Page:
Opinion

The CP Edit: August 4, 2021

Posted

Traffic stop policy makes sense

Ingham County Prosecuting Attorney Carol Siemon made waves last week by announcing that her office will no longer authorize criminal charges that result from vehicle searches conducted during traffic stops, except under very limited circumstances. Siemon’s new policy is driven by data that shows people of color in Ingham County are disproportionately subjected to “pretextual” stops for minor traffic infractions, such as broken tail lights or tinted windows, and more frequently searched and arrested for reasons unrelated to the initial stop. Though controversial, we think her decision will help reduce racial disparities in enforcement of the law. Siemon implemented the new policy over fierce objections from area police agencies, who claimed they weren’t consulted before the policy was announced. It turns out she did consult them but didn’t agree with their concerns and moved ahead with the new policy anyway. We’re not surprised that the people who unfairly target people of color now object to Siemon’s effort to rein them in. We also note that some communities are doing away with traffic enforcement by armed police officers altogether, opting instead to deploy unarmed personnel on the theory that fewer violent confrontations will occur and fewer people of color will lose their lives while getting pulled over for a minor traffic violation. We support Siemon’s new policy because, in this case, ending racially biased policing practices serves the greater good and because it allows exceptions in cases where the traffic stop was necessary to protect public safety or if the police had a separate investigatory reason for the stop.

Get vaxxed, get paid?

Ingham County Commissioner Mark Grebner has introduced a proposal to pay county residents $200 if they get their COVID-19 vaccination. While his idea is well meaning, we’re against it, mostly because we’ve reached our limit of tolerance for those who still refuse to get vaccinated because it impinges on their “freedom” and other such nonsense. Most anti-vaxxers are so entrenched in their delusions that a few hundred bucks won’t mean anything to them anyway. At the same time, at least some of the remaining unvaccinated are low-income residents who have had trouble with transportation, child care or other barriers to getting their shot; those whose vaccine hesitancy is founded in historic medical abuses of people of color; and immigrants for whom language barriers and cultural differences can be an obstacle to understanding and obtaining their vaccination. We think it’s better for the county to invest additional resources in expanded outreach to these populations, rather than rewarding the mindless anti-vaxx intransigents.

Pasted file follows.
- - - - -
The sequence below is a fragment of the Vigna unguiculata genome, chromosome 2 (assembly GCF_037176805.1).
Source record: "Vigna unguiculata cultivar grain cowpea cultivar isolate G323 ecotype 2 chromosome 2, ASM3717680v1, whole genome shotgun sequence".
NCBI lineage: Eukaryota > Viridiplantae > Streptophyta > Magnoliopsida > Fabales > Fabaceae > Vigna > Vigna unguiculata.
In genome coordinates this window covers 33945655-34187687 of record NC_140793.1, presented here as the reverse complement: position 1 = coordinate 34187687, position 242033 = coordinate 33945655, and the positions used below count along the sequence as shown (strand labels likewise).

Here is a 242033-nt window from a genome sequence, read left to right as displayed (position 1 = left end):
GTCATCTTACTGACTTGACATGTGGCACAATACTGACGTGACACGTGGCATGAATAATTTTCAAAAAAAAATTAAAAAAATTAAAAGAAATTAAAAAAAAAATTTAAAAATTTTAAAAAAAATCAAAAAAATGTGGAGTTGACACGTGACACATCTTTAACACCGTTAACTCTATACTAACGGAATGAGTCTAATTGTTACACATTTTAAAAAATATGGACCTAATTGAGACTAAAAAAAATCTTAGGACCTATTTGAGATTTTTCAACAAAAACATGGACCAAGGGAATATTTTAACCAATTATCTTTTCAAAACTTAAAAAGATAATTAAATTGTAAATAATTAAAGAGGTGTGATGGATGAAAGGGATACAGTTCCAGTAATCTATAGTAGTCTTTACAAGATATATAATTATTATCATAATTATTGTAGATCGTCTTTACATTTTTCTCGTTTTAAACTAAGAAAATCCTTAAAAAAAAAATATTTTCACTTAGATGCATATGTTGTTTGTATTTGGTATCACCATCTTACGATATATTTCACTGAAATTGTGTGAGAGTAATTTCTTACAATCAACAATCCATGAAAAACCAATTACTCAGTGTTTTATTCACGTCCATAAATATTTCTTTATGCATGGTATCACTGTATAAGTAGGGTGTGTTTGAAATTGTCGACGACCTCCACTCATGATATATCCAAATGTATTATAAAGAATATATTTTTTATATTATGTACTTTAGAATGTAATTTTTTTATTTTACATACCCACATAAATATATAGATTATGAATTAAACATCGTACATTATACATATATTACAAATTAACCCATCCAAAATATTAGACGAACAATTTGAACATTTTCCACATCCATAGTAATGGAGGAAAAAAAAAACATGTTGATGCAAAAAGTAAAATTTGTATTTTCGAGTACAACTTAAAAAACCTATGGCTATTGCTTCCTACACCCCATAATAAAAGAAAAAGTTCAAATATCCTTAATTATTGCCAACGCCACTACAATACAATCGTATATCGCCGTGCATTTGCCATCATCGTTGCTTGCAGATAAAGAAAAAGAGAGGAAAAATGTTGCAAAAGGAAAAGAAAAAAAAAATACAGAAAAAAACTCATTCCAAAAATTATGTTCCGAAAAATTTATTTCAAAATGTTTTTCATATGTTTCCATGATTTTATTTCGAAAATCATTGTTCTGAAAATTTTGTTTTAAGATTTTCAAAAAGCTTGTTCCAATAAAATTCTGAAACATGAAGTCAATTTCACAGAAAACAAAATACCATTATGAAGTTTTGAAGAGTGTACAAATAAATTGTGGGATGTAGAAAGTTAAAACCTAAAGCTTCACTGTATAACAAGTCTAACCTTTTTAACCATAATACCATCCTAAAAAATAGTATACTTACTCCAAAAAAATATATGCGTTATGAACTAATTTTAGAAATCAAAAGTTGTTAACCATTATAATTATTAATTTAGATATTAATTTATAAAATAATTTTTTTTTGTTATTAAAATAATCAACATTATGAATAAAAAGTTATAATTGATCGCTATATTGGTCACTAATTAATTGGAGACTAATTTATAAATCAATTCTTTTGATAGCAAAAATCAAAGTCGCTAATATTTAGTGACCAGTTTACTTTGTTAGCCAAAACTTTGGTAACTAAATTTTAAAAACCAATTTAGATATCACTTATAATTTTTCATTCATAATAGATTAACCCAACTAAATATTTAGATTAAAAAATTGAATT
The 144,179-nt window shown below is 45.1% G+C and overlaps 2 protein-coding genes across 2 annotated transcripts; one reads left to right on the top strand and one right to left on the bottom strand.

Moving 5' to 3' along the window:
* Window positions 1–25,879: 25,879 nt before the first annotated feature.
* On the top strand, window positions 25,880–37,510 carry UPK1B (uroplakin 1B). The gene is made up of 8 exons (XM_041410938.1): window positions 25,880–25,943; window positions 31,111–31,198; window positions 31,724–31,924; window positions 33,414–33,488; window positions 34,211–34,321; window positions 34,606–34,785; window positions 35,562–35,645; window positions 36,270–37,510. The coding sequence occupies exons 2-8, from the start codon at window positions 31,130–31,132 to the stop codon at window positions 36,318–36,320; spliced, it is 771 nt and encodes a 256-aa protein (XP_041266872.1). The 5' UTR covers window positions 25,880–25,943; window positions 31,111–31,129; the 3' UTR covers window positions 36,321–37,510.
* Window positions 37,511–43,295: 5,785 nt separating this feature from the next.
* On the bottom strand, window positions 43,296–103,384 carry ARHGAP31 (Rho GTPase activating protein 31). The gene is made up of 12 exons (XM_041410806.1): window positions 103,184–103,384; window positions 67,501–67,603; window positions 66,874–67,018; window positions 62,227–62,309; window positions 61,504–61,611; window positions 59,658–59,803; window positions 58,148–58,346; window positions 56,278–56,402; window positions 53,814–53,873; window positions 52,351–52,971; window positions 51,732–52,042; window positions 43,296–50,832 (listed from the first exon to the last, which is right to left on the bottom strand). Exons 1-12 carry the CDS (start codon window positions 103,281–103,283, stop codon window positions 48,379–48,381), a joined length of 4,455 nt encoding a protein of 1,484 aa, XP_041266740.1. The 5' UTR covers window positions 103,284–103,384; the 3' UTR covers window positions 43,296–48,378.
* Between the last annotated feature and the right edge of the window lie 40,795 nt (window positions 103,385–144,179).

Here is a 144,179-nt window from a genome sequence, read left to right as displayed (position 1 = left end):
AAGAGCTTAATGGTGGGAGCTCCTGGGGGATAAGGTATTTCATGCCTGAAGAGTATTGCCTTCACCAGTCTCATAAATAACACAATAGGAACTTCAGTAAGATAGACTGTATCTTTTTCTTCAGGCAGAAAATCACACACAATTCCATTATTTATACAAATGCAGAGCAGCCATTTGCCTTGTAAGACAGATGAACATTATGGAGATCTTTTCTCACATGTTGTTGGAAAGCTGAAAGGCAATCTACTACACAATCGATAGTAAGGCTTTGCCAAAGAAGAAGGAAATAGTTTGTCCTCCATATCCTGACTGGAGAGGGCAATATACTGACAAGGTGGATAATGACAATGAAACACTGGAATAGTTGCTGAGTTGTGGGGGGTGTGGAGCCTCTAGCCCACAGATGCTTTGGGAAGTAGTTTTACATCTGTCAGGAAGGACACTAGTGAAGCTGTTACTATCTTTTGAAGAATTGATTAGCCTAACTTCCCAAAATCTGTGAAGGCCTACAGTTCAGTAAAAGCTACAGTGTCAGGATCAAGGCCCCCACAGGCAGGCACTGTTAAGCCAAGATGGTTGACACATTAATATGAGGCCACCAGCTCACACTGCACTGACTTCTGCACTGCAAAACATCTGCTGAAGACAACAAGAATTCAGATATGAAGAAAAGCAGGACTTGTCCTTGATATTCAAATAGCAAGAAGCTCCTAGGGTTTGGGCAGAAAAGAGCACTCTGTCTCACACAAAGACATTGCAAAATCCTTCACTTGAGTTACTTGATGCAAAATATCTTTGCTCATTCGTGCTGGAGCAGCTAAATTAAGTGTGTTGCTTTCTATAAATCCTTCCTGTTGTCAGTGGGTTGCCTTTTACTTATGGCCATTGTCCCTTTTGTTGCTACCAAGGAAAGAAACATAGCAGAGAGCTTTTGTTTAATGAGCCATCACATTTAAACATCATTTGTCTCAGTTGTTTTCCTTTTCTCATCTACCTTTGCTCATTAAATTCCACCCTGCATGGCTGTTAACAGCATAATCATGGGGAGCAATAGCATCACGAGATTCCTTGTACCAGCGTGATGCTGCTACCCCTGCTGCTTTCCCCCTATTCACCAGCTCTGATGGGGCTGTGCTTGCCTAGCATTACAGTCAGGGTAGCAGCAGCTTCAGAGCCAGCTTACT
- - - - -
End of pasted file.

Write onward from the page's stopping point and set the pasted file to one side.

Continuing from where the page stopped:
No vaxx, no job?

Following announcements by three of Michigan’s largest hospital systems — Henry Ford, Beaumont and Spectrum — that they will require their employees to get vaccinated against the coronavirus or lose their jobs, we now look to our local healthcare providers to do the right thing and follow suit. Neither Sparrow Health System nor McLaren Greater Lansing has yet imposed a vaccine requirement on their employees. We urge them to do so. Given the continued dangers posed by COVID-19, a hospital is the last place you should have to worry about contracting a deadly disease from the very people who are supposed to help you get well. Combined with the emergence of the far more contagious Delta variant, it is clearly in the best interest of the community for both hospitals to ensure that their staff, volunteers and vendors are vaccinated. Failing to do so undermines public confidence in the safety and efficacy of the vaccines and further fuels the sort of anti-vaxx gibberish that is giving new life to the pandemic and putting us all at risk. Moreover, except for those with bonafide religious or medical reasons, for trained medical personnel to refuse the vaccine falls somewhere between ignorance and professional negligence. It turns the idea that medical providers have an obligation to “first, do no harm” completely upside down. We think it’s only a matter of time before Sparrow and McLaren fall in line, but the sooner they adopt and implement a vaccine mandate, the sooner they will preserve their own credibility and reaffirm their commitment to quality care for all. 

New voting plan implodes

We were disappointed to see the proposal for Ranked Choice Voting (RCV) in Lansing come off the rails due to questions about the legality of RCV elections under Michigan law. According to the state Bureau of Elections, RCV conflicts with state election law in myriad ways that make it untenable for the proposal to move forward at this time. Ingham County Clerk Barb Byrum also weighed in, noting that the county’s current voting machines are incapable of processing RCV ballots. A significant investment will be required to bring them up to speed. We’re a bit surprised that a ballot proposal to amend Lansing’s City Charter to allow RCV advanced to the City Council floor without these concerns coming to light, which suggests a lack of due diligence on the part of RCV advocates. Nonetheless, the concerns raised by Clerk Byrum and the state appear to be legitimate. There is only one way to resolve them: amend state law. We still believe RCV offers a compelling model for choosing our elected officials that will increase voter participation and save money in the long run by eliminating the need for primary elections. Therefore, we call on state lawmakers to update Michigan’s election laws to accommodate RCV for communities that choose to adopt it.

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